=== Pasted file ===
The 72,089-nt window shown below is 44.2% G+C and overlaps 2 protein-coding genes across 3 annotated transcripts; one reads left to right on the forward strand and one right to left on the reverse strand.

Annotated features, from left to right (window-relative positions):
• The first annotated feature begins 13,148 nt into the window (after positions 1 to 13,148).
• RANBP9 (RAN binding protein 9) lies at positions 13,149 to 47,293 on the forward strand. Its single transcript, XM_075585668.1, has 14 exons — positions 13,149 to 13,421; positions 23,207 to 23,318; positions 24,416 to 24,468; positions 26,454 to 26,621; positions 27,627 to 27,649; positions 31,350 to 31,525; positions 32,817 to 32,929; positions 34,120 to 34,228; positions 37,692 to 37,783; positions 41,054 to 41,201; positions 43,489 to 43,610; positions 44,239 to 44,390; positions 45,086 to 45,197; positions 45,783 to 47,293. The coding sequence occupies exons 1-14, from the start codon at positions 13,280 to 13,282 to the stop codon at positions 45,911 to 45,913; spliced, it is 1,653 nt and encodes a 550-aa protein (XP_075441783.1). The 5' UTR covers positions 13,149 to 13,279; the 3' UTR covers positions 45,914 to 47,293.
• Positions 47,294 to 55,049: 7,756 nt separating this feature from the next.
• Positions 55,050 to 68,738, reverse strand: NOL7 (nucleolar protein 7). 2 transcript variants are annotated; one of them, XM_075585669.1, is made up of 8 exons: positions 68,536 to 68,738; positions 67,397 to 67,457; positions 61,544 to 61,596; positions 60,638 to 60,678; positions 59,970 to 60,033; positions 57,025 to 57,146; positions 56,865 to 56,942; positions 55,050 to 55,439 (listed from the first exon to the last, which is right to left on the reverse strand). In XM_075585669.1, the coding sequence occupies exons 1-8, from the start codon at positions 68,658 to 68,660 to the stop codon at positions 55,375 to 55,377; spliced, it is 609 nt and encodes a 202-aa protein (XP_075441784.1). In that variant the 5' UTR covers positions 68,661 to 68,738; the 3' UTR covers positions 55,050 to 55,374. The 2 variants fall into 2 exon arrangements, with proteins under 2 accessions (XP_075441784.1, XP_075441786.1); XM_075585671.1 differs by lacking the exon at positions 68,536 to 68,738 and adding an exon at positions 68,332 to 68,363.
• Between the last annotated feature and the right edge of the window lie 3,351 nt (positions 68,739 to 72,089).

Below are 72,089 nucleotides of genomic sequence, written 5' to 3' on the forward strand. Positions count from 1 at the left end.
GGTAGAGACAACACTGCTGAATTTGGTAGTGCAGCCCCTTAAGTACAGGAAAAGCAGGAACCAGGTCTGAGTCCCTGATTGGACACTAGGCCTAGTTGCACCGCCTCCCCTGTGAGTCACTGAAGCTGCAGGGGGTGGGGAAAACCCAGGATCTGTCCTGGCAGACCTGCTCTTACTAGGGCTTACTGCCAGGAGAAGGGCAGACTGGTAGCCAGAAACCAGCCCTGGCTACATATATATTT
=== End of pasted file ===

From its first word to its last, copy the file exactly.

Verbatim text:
The 72,089-nt window shown below is 44.2% G+C and overlaps 2 protein-coding genes across 3 annotated transcripts; one reads left to right on the forward strand and one right to left on the reverse strand.

Annotated features, from left to right (window-relative positions):
• The first annotated feature begins 13,148 nt into the window (after positions 1 to 13,148).
• RANBP9 (RAN binding protein 9) lies at positions 13,149 to 47,293 on the forward strand. Its single transcript, XM_075585668.1, has 14 exons — positions 13,149 to 13,421; positions 23,207 to 23,318; positions 24,416 to 24,468; positions 26,454 to 26,621; positions 27,627 to 27,649; positions 31,350 to 31,525; positions 32,817 to 32,929; positions 34,120 to 34,228; positions 37,692 to 37,783; positions 41,054 to 41,201; positions 43,489 to 43,610; positions 44,239 to 44,390; positions 45,086 to 45,197; positions 45,783 to 47,293. The coding sequence occupies exons 1-14, from the start codon at positions 13,280 to 13,282 to the stop codon at positions 45,911 to 45,913; spliced, it is 1,653 nt and encodes a 550-aa protein (XP_075441783.1). The 5' UTR covers positions 13,149 to 13,279; the 3' UTR covers positions 45,914 to 47,293.
• Positions 47,294 to 55,049: 7,756 nt separating this feature from the next.
• Positions 55,050 to 68,738, reverse strand: NOL7 (nucleolar protein 7). 2 transcript variants are annotated; one of them, XM_075585669.1, is made up of 8 exons: positions 68,536 to 68,738; positions 67,397 to 67,457; positions 61,544 to 61,596; positions 60,638 to 60,678; positions 59,970 to 60,033; positions 57,025 to 57,146; positions 56,865 to 56,942; positions 55,050 to 55,439 (listed from the first exon to the last, which is right to left on the reverse strand). In XM_075585669.1, the coding sequence occupies exons 1-8, from the start codon at positions 68,658 to 68,660 to the stop codon at positions 55,375 to 55,377; spliced, it is 609 nt and encodes a 202-aa protein (XP_075441784.1). In that variant the 5' UTR covers positions 68,661 to 68,738; the 3' UTR covers positions 55,050 to 55,374. The 2 variants fall into 2 exon arrangements, with proteins under 2 accessions (XP_075441784.1, XP_075441786.1); XM_075585671.1 differs by lacking the exon at positions 68,536 to 68,738 and adding an exon at positions 68,332 to 68,363.
• Between the last annotated feature and the right edge of the window lie 3,351 nt (positions 68,739 to 72,089).

Below are 72,089 nucleotides of genomic sequence, written 5' to 3' on the forward strand. Positions count from 1 at the left end.
GGTAGAGACAACACTGCTGAATTTGGTAGTGCAGCCCCTTAAGTACAGGAAAAGCAGGAACCAGGTCTGAGTCCCTGATTGGACACTAGGCCTAGTTGCACCGCCTCCCCTGTGAGTCACTGAAGCTGCAGGGGGTGGGGAAAACCCAGGATCTGTCCTGGCAGACCTGCTCTTACTAGGGCTTACTGCCAGGAGAAGGGCAGACTGGTAGCCAGAAACCAGCCCTGGCTACATATATATTT